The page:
Love them. Love women. Love their curves. Watch them sway and bounce their asses and pop out each cheek. Want them. Look them over. Stare from face to stomach to arms to tits to hips to legs to calves to feet to cunt and love them.
If you cannot love them you are already lost and I pity you for this. To understand them you must want them. Any who tell you otherwise lie. They know not women and they know not how sweet they smell or the looks in their eyes when they know they hold you in the palms of their perfumed hands and how they nod, acknowledging they can now take you into their mouth, chew you up and swallow you bones and balls and cum and all.
Once I asked Tarin about being a mother and she gave me a list that involved every adjective imaginable.
“Stressful. Tiring. Amazing. Fun. Hilarious. Hard,” Tarin’s voice grew more upbeat with every word. She smiled wider. The darkness of The Den remained but in the back by the mirrors and the billiard tables light as if reflected from the sun by the snow radiated from the plush armchair she lounged upon. Everything she said accented by the West and the world she had immersed herself within. “You’ve got to be creative sometimes. Pick and choose your battles, you know? You can’t win everything.”
“Do you enjoy it?” I asked.
“Yeah,” she beamed, “It’s amazing!”
“Was he planned?”
“No. He was a total accident. Tried to get an abortion. Texas laws [are] different than Colorado so I was too far along. So,” her mood dropped but she perked up quick, “Oh, kind of had to have him then. It was, like, nine months of making myself believe I had to be a mom. There was no more fuck off time. I am now responsible for another human being and I have to teach him things and-,” Tarin paused and contemplated, drawing in breath.
“It was very stressful. I hated my life. I came up to Colorado when I was thirteen, fourteen weeks pregnant and I moved in with my mom and lived off the money that I had. Yeah. Crazy. Crazy life.
“But it has made me so much stronger and it’s made me open my heart and my mind to so much more of life that I think people without children forget and pass up. It’s the simple things that keep us going every day and that [make] life enjoyable.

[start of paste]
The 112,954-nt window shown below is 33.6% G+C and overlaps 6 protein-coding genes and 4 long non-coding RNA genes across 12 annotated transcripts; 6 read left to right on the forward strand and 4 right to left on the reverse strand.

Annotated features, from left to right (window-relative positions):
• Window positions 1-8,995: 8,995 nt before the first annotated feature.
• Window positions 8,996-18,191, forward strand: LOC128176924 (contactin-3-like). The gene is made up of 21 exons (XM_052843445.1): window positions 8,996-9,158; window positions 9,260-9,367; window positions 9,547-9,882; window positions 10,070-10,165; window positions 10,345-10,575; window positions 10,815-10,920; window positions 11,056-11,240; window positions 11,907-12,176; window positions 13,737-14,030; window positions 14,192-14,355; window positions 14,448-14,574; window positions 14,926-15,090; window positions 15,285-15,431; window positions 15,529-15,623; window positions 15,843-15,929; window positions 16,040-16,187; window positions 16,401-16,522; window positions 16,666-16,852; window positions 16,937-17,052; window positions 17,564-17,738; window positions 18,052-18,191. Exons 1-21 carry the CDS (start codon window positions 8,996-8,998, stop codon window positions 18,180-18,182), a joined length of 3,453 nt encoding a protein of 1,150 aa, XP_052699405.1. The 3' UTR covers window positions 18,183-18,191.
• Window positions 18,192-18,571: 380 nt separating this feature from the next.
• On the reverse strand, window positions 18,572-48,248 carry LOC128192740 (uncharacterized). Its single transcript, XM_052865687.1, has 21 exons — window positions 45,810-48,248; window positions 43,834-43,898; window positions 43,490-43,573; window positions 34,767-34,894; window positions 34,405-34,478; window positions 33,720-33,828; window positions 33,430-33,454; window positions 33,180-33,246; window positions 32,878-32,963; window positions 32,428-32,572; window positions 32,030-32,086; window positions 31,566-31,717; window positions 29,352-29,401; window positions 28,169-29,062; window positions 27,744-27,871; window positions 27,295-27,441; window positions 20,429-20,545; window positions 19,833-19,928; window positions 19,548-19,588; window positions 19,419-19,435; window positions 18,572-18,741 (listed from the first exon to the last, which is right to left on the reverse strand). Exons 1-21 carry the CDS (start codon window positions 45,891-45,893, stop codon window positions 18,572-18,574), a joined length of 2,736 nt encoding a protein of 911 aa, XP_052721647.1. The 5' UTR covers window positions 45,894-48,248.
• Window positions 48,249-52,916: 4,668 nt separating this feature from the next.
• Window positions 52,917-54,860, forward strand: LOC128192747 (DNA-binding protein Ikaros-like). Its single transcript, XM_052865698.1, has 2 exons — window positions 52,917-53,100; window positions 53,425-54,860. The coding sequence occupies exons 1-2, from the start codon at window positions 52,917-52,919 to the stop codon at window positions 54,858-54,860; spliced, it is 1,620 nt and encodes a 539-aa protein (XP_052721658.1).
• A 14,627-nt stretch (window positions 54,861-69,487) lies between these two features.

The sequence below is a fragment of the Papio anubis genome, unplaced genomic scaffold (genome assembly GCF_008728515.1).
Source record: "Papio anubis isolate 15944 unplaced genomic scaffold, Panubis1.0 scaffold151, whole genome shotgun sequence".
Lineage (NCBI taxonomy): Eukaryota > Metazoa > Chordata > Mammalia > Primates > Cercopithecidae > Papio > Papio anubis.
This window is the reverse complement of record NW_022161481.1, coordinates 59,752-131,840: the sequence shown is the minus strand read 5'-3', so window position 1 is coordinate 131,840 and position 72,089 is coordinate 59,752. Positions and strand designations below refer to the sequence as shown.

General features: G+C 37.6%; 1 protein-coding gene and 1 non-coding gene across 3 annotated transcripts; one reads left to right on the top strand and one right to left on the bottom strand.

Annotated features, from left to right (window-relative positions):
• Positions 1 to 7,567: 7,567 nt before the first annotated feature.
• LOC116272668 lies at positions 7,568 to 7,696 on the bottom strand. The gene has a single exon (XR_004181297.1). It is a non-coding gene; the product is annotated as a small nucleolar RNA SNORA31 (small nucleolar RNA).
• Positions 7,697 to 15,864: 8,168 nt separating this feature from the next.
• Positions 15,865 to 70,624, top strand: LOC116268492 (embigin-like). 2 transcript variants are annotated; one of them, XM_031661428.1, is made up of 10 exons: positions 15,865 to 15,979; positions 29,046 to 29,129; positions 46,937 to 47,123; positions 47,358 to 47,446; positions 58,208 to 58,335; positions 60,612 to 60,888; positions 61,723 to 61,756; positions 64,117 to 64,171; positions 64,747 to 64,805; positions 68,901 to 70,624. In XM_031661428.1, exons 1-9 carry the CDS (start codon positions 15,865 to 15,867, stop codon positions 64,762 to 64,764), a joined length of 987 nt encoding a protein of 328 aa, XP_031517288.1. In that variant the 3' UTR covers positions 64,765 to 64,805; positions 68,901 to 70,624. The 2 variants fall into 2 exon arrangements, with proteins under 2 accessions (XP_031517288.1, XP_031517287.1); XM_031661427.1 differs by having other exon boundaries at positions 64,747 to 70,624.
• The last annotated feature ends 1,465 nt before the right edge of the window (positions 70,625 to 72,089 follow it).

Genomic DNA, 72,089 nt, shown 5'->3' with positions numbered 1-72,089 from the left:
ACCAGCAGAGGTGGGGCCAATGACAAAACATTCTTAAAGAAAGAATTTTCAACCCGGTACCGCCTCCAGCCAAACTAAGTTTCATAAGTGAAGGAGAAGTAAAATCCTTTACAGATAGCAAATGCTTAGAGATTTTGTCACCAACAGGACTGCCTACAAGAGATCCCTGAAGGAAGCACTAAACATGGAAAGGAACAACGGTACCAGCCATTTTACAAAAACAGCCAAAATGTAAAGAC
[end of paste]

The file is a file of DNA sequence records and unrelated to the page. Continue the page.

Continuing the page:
“I also think I had him for a reason. I was going down a very destructive path. I was an alcoholic. Bad. I woke up in the morning to drink a drink,” Tarin laughed, nervous and truthful. She repeated the same noise over each time she attempted to make fun of her past. “There was at least a liter of vodka gone a day, easily. I liked to drink.
“So, I think it all happened for a reason.”
I could put the amount of times I’ve seen Tarin act professional, with her back straight and swaying her luscious hips beneath a tight black dress, on one side of Justice’s scale and then take the times I’ve seen her mock jerking off a cock she doesn’t have, shouting out loud that she’s not making any money and that men should stop sword fighting and pay attention to her tits, put them on opposite sides of each other and the apparatus would even out.
Tarin was nearing her thirties but the way she acted with her gamine features and curling blonde hair I would never have knew unless she was so honest about her age. On the best of days or under the worst of circumstances a smile managed to creep across her heart-shaped pixie face. Everything at The Den was a joke. Always she’d tell me she didn’t want to be there, that she’d rather do hair or even serve tables but she’d always be out dancing. With bills to pay, schooling for herself to fund and a son at home, working a job you’ve worked well for almost a decade seems realistic.